Everyone’s heard of Nancy Drew, a fictional character created by Edward Stratemeyer in 1930. He initially published the detective’s stories as a counterpart to his popular among the boys’ novel “Hardy Boys”, which took off from there. Both Hardy Boys and Nancy Drew are now ghostwritten, becoming favourites of teenagers for generations to come.
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Meanwhile, in 1995, American Laser Games launched a division, “Games for Her Interactive” this division sort of came on its own, buying out its parent company and is now known as HeR Interactive. They have been responsible for over 30 Nancy Drew games.
Games like Nancy Drew typically fashion a point-and-click experience. They dispense with all the action from the stories and focus more on the detective part of her adventures.
Although honestly, these games are more for children not because of the lack of violence. They are centered more towards cognitive training, gearing the player to think instead of the mindless action most games deliver, not that there’s anything wrong with either. Still, it’s important to note the distinction.
While Nancy Drew’s gameplay hasn’t evolved over the years, more mystery type games have been released involving more action and better mobility than a point-and-click adventure, allowing for better immersion.
Well, without further ado, let’s jump into some of the games that are similar to Nancy Drew.
1. L.A. Noire
I had to start the list with L.A. Noire, in my opinion, the best detective/mystery game to date. L.A. Noire was developed by Team Bondi and published by Rockstar Games in 2011, and if there’s one thing we know, R* doesn’t disappoint. The game makes the detective aspect of our protagonist’s job as a police officer its key focus; this includes talking to witnesses, collecting evidence, following up on leads, and interrogating the suspect.
The game is set in the late ’40s as players step into the shoes of Cole Phelps, an army veteran who has come back to America after WWII and joined the LAPD. Throughout the game, Cole goes from being a constable to a detective and solving murders over petty squabbles to uncovering a city-wide conspiracy.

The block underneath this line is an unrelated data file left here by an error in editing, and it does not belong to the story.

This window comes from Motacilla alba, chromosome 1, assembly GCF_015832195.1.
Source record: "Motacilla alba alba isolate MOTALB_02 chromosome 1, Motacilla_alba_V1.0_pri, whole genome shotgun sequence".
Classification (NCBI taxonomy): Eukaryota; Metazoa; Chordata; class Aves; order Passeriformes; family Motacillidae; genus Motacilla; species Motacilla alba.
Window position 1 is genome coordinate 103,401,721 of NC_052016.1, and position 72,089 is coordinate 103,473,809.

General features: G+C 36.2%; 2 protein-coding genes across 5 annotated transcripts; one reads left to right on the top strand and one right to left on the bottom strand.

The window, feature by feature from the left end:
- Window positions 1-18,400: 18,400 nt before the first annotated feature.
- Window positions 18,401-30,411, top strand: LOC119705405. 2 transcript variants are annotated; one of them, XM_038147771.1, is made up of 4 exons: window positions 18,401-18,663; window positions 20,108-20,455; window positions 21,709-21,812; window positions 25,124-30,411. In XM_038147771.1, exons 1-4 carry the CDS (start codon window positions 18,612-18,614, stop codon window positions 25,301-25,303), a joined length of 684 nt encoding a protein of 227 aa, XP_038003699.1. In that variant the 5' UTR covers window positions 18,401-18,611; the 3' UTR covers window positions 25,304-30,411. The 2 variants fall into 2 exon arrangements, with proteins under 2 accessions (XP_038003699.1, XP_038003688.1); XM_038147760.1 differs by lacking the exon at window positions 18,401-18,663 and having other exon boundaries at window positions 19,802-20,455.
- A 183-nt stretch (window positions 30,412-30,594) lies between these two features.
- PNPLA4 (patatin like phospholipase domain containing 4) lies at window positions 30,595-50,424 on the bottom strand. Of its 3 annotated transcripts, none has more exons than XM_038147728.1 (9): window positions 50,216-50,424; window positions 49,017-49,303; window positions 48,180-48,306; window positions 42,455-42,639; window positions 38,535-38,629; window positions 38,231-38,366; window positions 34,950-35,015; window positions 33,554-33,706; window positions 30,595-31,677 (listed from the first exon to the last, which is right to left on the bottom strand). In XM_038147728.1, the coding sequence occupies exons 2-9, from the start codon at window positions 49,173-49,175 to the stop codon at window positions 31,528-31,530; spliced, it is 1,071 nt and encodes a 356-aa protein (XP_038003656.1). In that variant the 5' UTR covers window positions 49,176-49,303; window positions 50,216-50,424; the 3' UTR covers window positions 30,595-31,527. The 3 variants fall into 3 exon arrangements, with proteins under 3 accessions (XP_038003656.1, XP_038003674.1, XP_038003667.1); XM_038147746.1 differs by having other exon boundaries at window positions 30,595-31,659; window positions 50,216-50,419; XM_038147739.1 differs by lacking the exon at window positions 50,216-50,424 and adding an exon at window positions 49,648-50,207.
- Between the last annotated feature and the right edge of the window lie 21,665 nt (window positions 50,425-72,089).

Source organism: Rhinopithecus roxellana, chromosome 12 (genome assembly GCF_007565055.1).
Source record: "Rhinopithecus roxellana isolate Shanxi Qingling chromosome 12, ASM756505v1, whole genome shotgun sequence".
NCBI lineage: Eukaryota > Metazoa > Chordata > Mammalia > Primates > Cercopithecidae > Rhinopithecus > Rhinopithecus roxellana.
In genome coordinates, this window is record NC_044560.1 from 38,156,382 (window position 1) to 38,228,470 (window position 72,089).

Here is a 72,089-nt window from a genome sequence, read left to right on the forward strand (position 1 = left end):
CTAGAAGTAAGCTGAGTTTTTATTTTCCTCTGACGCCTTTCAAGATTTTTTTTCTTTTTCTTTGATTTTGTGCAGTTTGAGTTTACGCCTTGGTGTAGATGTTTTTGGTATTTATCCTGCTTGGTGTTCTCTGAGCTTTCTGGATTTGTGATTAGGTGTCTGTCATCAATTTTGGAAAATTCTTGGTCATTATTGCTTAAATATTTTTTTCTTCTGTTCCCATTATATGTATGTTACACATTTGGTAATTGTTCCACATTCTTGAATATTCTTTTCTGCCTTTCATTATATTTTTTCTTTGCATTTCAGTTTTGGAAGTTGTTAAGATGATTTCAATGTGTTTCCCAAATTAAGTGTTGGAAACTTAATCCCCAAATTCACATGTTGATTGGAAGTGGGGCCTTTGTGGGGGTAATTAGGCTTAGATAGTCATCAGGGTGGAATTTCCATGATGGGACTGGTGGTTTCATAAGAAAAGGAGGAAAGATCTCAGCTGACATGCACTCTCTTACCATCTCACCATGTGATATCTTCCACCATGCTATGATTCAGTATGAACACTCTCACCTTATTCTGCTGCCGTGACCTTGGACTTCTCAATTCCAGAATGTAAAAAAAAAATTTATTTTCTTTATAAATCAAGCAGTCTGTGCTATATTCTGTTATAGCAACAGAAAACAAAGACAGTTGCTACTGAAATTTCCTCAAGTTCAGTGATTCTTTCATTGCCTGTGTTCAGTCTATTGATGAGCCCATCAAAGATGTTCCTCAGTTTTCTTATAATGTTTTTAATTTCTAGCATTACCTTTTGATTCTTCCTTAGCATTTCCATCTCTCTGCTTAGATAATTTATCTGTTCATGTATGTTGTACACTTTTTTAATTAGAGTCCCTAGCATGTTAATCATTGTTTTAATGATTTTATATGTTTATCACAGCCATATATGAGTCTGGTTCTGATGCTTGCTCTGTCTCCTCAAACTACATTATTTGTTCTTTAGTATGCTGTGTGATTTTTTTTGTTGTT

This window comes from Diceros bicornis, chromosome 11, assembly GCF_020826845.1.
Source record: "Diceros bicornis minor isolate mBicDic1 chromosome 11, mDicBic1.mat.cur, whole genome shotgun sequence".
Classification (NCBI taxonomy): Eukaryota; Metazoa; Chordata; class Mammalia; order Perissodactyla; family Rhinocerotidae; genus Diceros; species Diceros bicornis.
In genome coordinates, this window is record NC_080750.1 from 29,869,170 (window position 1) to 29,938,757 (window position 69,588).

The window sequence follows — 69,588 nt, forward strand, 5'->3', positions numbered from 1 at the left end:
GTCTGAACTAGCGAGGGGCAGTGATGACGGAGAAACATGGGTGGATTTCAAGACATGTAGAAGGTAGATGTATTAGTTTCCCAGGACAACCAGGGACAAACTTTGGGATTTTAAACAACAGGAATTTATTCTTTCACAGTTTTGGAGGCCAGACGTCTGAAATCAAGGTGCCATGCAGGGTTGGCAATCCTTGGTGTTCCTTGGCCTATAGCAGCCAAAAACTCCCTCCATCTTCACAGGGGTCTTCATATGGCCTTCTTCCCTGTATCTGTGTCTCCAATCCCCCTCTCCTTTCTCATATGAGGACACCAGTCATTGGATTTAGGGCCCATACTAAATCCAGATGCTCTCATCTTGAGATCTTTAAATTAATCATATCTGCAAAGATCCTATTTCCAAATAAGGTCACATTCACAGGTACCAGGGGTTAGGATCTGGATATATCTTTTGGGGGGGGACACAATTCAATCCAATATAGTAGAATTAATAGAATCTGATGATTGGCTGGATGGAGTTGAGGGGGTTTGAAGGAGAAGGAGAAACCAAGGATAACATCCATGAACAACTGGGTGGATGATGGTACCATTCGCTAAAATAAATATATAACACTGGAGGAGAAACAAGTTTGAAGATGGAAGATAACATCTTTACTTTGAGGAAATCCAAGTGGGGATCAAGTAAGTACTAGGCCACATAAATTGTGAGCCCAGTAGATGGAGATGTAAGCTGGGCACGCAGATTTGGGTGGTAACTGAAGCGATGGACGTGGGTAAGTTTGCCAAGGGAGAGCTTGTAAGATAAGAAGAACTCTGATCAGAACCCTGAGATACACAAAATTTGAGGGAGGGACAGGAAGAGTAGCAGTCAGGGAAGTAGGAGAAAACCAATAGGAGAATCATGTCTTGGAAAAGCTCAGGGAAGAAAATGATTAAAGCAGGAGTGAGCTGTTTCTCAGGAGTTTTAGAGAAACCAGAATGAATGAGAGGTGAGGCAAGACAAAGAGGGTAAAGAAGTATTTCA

The game features a third-person perspective, unlike Nancy Drew, and this works more for its benefit since players are given a 3-D plane allowing for well-hidden clues and evidence. However, the game does its best not to lose the player, chiming in music whenever the player is near a clue. There’s plenty of crimes to solve, including side missions, and there are plenty of chasing the criminals and even sometimes having to incapacitate them.
The game is a blast, and while it wasn’t the best PC port in true Rockstar fashion like GTA IV, there are mods on the Internet that allow for a better experience, although fair warning going over the 30 FPS cap breaks the driving mechanics of the game.
2. Carol Reed Mysteries
I think it’s only fair to follow L.A. Noire a game so in contrast with Nancy Drew, to something that is more akin to the point-and-click adventure you might have expected to find on the list.
In 2004, MDNA games released its first entry to the Carol Reed Mysteries franchise; it currently has 16 games, with the latest release in 2021. The game features traditional point-and-click gameplay wherein the players control Carol Reed as the protagonist of these episodes and solve various mysteries in Norrköping, Sweden.
The creator, Mikael, goes to great lengths to photograph multiple parts of this real-life location he happens to have a home in, and this allows the game to have a sense of realism and attention to detail that surpasses Nancy Drew’s.
The game has seen many updates by its developer over its ongoing lifetime, from small changes to allow better UI to overhaul of the game’s engine for better compatibility. It’s interesting to note that Carol Reed and Nancy Drew are perhaps the forerunners in this niche still released today. Despite the fact, Mikeal didn’t look to Nancy Drew for inspiration and is his original character.
3. Contradiction: Spot the Liar!
Released in 2015 through Kickstarter, Contradiction is a mystery adventure FMV game, for the uninitiated FMV stands for Full Motion Video. Music composer Tim Follin developed the game, and Baggy Cat published it.
The game sees players control Detective Jenks as the player dive into the world of Contradiction set in the village of Edenton. The player is provided with a list of subjects that the player can interview NPCs about; their answers are recorded and summarised very much like L.A. Noire’s notepad.
The player is given free access to the village, allowing them to find additional clues to make sense of the murder. Sometimes, while searching for clues, the player might unexpectedly run into an NPC. As the player unravels more of the mystery, more dialogue options are made available for certain NPCs unlocking more subjects to talk about.
Of course, the game relies on its previously mentioned live-action recordings to display these conversations and even other events that transpire in the game. But I supposed that’s to be expected by the game being a one-person development affair. That being said, the FMVs seem to be competently done and don’t deter from the gameplay.